17 Jun 2019
Neil Summerour is a type designer and lettering artist, he’s the founder of the Positype font foundry and Swash & Kern lettering studio. Summerour lectures, leads workshops, draws letters, makes typefaces, and lives happily ever after over and over again. Neil has won the Type Directors Club Certificate of Typographic Excellence six times and was the 2012 recipient of the People’s Choice Award in the Morisawa Type Design competition for his Japanese typeface, Tegaki. He currently serves as Chair for the Society of Typographic Aficionados (SOTA).
Neil will be speaking at the second #tptalks session on Thursday 20 June 2019 at Le Tank. Registration will open on 11 June 2019!
The outcome of your collaboration with Martina Flor has been the recently published Decorata. How was that four-handed work? Are you planning to share new projects together?
Neil Summerour I adore Martina. She is single-single-handedly one of the most motivated and talented people in our industry right now. It has been exciting collaborating with her. Decorata was our first of several planned releases. The next typeface will be released in late May and the next will come out in September. If schedules and workflow play out well, we may have one more before the end of the year.
That said, it has been fascintating finding our common path in the workflow. We think about letters in very similar ways and our greatly appreciate the share trust in abilities and the solutions we produce.
Could you reveal us any surprises or novelties that TypeCon will bring this summer?
Hmmmmmmm. I have to think about this one ;-) We have some new board members and with that comes a new shared personality. There are some surprises planned, but I cannot talk about it yet.
I was so incensed and insulted by his approach and view of the type world, that I literally went home (…) and began drawing my first typeface.
Do you remember when did you decide to conduct your career to the letter world? What made you choose that?
My first foray into type was for a project for 1996 Olympics and the Olympic Centennial Park in Atlanta. I was a neophyte then, I really didn’t realize that might efforts then would unfold into a profession later in life. Jump ahead 4 years to 2000 and I was attending a talk from a guest speaker, a trendy graphic designer in 90s that had produced fonts. I was so incensed and insulted by his approach and view of the type world, that I literally went home that evening and began drawing my first typeface.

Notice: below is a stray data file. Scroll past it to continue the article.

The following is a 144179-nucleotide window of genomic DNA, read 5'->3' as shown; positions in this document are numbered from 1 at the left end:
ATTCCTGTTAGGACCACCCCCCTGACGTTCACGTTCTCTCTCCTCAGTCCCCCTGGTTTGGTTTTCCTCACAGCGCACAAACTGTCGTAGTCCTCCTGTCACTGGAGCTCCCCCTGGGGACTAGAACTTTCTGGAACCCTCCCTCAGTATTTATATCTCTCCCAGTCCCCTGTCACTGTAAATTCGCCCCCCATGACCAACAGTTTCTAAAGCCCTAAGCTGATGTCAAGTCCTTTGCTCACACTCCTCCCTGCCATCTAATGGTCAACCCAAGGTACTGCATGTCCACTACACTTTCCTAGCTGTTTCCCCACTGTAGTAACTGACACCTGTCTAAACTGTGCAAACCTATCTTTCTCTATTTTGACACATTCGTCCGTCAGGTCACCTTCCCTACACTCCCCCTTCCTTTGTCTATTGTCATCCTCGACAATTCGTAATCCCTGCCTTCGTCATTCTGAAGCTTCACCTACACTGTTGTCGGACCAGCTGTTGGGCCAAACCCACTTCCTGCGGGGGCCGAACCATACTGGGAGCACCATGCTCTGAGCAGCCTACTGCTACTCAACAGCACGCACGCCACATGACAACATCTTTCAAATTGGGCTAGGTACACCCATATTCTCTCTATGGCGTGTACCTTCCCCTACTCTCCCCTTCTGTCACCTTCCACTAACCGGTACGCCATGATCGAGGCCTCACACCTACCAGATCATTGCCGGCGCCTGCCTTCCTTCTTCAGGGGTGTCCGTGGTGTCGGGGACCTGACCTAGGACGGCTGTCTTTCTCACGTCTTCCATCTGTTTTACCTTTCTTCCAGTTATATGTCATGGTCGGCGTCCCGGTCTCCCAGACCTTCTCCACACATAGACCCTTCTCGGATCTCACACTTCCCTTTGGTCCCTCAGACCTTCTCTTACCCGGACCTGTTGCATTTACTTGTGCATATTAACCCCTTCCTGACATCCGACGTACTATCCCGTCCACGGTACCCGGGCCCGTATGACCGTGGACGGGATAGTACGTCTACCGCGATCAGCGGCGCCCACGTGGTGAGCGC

I had no one when I started learning the craft in 2000.
When you started, who were the teachers or professionals who had the greatest impact upon you?
I had no one when I started learning the craft in 2000. There were no schools or certificate programs at the time. I relied on my instruction, primarily from two professors: Ron Arnholm, a type designer that taught typography at the University of Georgia, and calligrapher and lettering artist Ken Williams, director of the graphic design department. I attribute Ken primarily for influencing my sensitivities to letterforms given the number of calligraphy classes I took with him. In terms of the actual typeface production. It was the early 00’s… I started with Fontographer. Anyone who used Fontographer back then knows and understands what I am implying by just saying Fontographer. It was a slow process. Ha!
What drives you to make new typefaces?
The basic desire to create something beautiful and useful. I believe each typeface I create, iteratively, allows me to improve and innovate in order to produce the next one. I tend to allow my visceral reactions generated by what I would want to use as a graphic designer, influence what I imagine and sketch as a type designer.
My work is as equally important to my client’s and (…) I am able to choose the projects that interest me and know that I can contribute something unique to it.